Preventing Spinal Instability

Everyone is familiar with or has experienced personally the scenario where one leans over to pick up a pencil, and upon rising, their back “gives out.”  How is it possible that bending over to pick up something as light weight as a pencil can result in so much agony and pain?  The answer lies deep within the malfunctioning of your motor control system.  Simply put, it is a motor control error.

The vertebral bodies that make up your spinal column contain muscles that attach from one to another with a main purpose to actively support, stabilize and stiffen your spine during all bodily movements.  Before one even begins to raise an arm, or stand up out of a chair, these muscles contract in order to stabilize your spine, acting as your body’s natural brace.  These muscles not only have to contract properly, but also they must contract in proper sequence to ensure sufficient spine stability; especially when lifting, holding, or doing any sudden movements.  A proper functioning motor control system is able to control stability of the joints through coordinated muscle co-activation and to a lesser degree, by placing joints in a position that can modulate passive stiffness done by your ligaments.  If one muscles contracts too early or too late, too strong or too weak, instability is the resulting factor.

When an individual bends over with a poor functioning motor control system causing poor muscular support, his or her body has no choice but to rely solely on the passive elements, the ligaments.  Ligaments are what attach bone to bone, and are only limited to a joint’s end range of motion before injury soon follows.  Thus, being supported only by these passive tissues (ligaments) can be the culprit of the intense pain that one feels when he or she bends, and cannot get back up.  This phenomenon is known as “Spinal Buckling.”  This is where a single vertebral body rotates greater than your physiological limits in relation to the one above or below.  This results in the passive tissues (ligaments) to become stretched, irritated and injured.  By not maintaining a mild co-contraction, known as bracing of your entire core throughout various movements, and not keeping a neutral spine (maintaining a proper lumbar curve) result in a prolonged flexion posture and cause injury.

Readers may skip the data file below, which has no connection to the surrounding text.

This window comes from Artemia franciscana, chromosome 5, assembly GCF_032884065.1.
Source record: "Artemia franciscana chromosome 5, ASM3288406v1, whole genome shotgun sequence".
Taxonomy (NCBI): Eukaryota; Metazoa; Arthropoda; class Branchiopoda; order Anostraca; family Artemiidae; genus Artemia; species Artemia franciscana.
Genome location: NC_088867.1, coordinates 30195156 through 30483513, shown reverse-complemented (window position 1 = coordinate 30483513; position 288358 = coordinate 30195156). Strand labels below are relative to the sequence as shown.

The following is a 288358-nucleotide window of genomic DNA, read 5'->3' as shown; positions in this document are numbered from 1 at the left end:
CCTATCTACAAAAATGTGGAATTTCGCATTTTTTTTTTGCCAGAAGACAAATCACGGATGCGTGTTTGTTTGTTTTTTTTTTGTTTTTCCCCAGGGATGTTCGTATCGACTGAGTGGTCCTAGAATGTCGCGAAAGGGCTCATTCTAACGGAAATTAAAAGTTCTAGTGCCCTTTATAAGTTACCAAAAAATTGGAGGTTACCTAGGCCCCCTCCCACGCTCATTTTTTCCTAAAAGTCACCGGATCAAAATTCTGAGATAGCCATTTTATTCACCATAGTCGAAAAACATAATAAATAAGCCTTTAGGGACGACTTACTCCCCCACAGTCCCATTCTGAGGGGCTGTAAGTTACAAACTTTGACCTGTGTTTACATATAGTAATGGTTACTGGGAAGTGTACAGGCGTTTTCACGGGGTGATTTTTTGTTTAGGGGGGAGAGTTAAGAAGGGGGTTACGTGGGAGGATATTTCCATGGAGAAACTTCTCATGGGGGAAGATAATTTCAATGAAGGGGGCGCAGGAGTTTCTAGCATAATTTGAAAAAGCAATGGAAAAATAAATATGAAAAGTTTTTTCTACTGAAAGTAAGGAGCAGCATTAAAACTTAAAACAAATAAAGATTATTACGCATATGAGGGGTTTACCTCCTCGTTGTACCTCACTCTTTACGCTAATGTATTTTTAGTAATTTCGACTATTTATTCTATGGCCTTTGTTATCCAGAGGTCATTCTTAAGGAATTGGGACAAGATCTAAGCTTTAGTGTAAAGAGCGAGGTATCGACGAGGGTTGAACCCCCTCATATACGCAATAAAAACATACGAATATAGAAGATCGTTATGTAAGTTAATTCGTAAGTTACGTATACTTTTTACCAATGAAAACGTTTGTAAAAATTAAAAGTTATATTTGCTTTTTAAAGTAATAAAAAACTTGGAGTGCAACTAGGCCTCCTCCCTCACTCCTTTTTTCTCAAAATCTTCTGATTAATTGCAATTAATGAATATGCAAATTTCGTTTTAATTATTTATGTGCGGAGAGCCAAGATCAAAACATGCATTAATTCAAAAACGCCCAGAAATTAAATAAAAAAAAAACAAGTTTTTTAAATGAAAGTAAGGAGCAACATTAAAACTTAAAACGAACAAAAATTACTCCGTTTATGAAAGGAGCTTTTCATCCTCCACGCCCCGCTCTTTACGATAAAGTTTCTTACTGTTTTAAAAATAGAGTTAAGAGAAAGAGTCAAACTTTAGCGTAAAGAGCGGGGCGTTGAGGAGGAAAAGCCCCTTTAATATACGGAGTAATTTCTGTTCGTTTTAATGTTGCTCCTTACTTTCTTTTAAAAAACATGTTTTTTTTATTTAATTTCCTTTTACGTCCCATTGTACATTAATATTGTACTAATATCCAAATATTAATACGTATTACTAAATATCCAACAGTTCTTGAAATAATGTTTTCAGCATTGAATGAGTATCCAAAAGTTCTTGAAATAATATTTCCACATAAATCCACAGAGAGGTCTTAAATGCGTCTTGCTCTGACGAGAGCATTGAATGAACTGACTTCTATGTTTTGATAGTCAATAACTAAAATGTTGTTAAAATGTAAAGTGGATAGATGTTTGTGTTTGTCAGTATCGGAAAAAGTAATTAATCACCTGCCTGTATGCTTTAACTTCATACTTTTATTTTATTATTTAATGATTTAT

The small segmental muscles that stabilize your spine create force and stiffness.  Therefore increased stiffness results in greater stability.  Think of your spine as a pole and the muscles around it act as the guy-wires. These guy-wires must be stiff enough to support the pole and resist any unnecessary and unexpected movements that are imposed on it.  Therefore, increasing the stiffness of these guy-wires (muscles) will result in an increase of stability and support to the spine.  A small 5-10% co-contraction of your maximum voluntary contraction of your entire core is needed for sufficient stability.

The key solution is low, yet continuous contractions of both paraspinal and abdominal wall muscles. Muscular endurance rather than strength must be focused upon.  Research-based core stability exercises along with conservative manual therapy, such as soft tissue techniques and acupuncture are both scientifically shown to decrease and eliminate your source of pain and the root cause of your injury.

Dr. Robert Garofalo

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